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Bendix « Talos Land System » as possible ICBM interceptor

sferrin

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Ideas? (I know what it is but the site I got it from is a rare treat. Just wondering if anybody else had seen it. :) )
 

sferrin

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sublight said:
I've seen that before, it was at White Sands....
Yep. Do you know what it was?
 

sferrin

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sublight said:
One of the many missile projects my dad worked on.
Well that's a safe bet. ;) It is the White Sands Missile Range after all. I imagine your dad has all kinds of interesting "war stories". Must be fun to pick his brain. :)
 

sferrin

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Talos Land System
Talos was considered by the Army and Air Force for land defense of targets and the nuclear warhead version was considered as a possible ICBM interceptor.4 In 1955 a "roundhouse" installation was built by the Air Force at White Sands Missile Range, New Mexico, to test the missile as a point defense system for Strategic Air Command air bases. It functioned as a completely automatic system from target designation to intercept and was the most advanced antiaircraft system in existence.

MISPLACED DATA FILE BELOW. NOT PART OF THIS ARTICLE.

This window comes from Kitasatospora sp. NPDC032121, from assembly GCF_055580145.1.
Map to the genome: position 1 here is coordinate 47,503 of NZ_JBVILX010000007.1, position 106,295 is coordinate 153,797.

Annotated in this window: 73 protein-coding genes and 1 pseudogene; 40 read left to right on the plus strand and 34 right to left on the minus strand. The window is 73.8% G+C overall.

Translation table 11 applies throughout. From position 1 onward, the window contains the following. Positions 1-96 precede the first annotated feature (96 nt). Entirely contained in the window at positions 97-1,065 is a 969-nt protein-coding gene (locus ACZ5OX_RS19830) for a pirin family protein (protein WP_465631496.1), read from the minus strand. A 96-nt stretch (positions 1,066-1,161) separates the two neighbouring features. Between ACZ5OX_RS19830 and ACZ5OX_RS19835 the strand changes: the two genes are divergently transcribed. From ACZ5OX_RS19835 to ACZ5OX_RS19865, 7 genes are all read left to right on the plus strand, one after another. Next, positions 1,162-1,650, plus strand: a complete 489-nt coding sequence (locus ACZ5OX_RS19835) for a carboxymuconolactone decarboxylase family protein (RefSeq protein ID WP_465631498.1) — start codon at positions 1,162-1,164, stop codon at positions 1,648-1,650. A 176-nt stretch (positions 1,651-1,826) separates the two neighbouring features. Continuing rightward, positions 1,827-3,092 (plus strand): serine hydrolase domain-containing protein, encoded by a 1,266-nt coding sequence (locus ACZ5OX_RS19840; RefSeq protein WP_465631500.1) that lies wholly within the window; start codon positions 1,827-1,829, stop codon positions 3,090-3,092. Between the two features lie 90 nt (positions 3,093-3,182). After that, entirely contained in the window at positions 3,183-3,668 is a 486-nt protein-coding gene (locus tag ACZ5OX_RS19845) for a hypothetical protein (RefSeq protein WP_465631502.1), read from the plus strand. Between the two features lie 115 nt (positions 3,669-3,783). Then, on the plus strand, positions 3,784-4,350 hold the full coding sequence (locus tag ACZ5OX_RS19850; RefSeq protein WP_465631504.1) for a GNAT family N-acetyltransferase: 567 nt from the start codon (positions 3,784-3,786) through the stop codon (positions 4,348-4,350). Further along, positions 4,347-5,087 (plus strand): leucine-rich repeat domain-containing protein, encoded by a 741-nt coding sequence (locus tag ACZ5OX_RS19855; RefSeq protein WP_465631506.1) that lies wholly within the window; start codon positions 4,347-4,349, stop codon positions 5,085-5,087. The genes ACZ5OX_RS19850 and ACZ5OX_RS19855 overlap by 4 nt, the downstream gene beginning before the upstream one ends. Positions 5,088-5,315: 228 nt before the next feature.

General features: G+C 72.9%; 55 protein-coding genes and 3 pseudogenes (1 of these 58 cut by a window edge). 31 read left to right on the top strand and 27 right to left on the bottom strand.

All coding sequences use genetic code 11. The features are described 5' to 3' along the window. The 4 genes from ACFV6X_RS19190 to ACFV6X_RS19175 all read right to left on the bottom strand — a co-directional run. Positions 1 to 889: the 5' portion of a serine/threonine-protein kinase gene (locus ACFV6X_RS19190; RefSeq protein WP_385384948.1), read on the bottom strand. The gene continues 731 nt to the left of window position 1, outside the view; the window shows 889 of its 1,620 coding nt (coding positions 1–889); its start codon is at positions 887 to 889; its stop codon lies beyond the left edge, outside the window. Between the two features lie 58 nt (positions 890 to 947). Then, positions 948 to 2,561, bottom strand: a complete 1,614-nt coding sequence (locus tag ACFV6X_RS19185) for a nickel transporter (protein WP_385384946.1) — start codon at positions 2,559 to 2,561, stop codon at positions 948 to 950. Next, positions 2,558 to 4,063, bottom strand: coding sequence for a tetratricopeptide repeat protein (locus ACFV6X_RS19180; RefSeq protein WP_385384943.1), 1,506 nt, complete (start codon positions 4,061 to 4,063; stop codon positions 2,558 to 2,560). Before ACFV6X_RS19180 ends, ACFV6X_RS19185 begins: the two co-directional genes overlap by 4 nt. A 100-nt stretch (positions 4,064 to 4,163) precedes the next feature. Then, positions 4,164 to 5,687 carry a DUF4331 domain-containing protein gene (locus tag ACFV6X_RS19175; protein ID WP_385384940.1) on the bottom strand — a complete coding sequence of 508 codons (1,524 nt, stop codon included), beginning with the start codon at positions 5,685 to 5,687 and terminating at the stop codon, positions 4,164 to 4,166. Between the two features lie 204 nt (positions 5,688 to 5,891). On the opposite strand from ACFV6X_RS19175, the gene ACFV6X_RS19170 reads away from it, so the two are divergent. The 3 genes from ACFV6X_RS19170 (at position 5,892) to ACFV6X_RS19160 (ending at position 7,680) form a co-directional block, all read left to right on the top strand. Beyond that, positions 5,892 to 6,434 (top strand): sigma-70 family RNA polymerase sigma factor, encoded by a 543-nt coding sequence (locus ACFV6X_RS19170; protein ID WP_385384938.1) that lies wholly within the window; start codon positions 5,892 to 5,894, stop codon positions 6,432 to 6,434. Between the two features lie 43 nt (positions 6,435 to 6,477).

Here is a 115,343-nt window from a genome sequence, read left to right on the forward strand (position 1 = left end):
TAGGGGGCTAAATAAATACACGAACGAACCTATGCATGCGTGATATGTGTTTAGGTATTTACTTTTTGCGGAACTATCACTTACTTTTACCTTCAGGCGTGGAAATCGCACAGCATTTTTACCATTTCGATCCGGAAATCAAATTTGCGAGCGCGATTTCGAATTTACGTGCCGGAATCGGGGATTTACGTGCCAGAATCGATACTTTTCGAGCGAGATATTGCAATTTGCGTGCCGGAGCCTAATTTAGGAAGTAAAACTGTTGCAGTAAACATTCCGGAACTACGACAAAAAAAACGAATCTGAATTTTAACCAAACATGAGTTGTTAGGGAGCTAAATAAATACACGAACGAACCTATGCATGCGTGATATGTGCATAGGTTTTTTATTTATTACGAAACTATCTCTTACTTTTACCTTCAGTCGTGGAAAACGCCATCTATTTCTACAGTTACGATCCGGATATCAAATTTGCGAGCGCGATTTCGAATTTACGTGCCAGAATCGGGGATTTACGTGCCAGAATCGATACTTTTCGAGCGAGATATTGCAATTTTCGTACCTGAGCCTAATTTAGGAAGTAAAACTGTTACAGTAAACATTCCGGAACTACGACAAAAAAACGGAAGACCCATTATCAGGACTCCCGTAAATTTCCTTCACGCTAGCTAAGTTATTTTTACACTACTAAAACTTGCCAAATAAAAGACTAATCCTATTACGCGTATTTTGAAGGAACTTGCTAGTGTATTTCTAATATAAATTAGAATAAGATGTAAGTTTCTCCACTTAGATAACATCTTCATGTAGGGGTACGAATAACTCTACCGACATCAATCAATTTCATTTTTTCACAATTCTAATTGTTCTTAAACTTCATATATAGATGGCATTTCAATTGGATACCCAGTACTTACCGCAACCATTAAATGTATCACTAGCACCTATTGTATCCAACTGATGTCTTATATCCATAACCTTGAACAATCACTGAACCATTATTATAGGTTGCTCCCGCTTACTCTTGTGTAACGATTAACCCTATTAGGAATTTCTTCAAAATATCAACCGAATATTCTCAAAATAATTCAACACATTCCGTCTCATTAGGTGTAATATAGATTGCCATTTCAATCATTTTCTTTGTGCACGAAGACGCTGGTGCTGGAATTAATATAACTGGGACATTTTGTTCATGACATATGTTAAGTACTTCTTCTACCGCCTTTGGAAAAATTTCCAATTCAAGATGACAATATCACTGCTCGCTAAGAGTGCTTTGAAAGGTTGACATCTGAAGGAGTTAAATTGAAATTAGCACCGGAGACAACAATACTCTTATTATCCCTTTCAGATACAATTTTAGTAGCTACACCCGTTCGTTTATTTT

Meanwhile, the Army and Air Force were squabbling over which service should be operating ground based air defense systems. In 1956 the Senate Armed Services Committee ended the bickering by awarding the Army responsibility for land based missiles with a range up to 200 miles. The completed and ready to run Talos Land System was turned over to the Army for evaluation. The Army was developing its own Nike Hercules anti aircraft missile system and had little interest in Talos, even though Talos was operational and Hercules was not. The Army decided to cancel the Talos Land System and disassembled the facility at White Sands."

http://www.okieboat.com/Talos.html

If you like the Talos, this is by far the best source of information I've ever seen. It covers a lot of detail of the ramjet, warhead, operations, performance, history, etc.
 

pathology_doc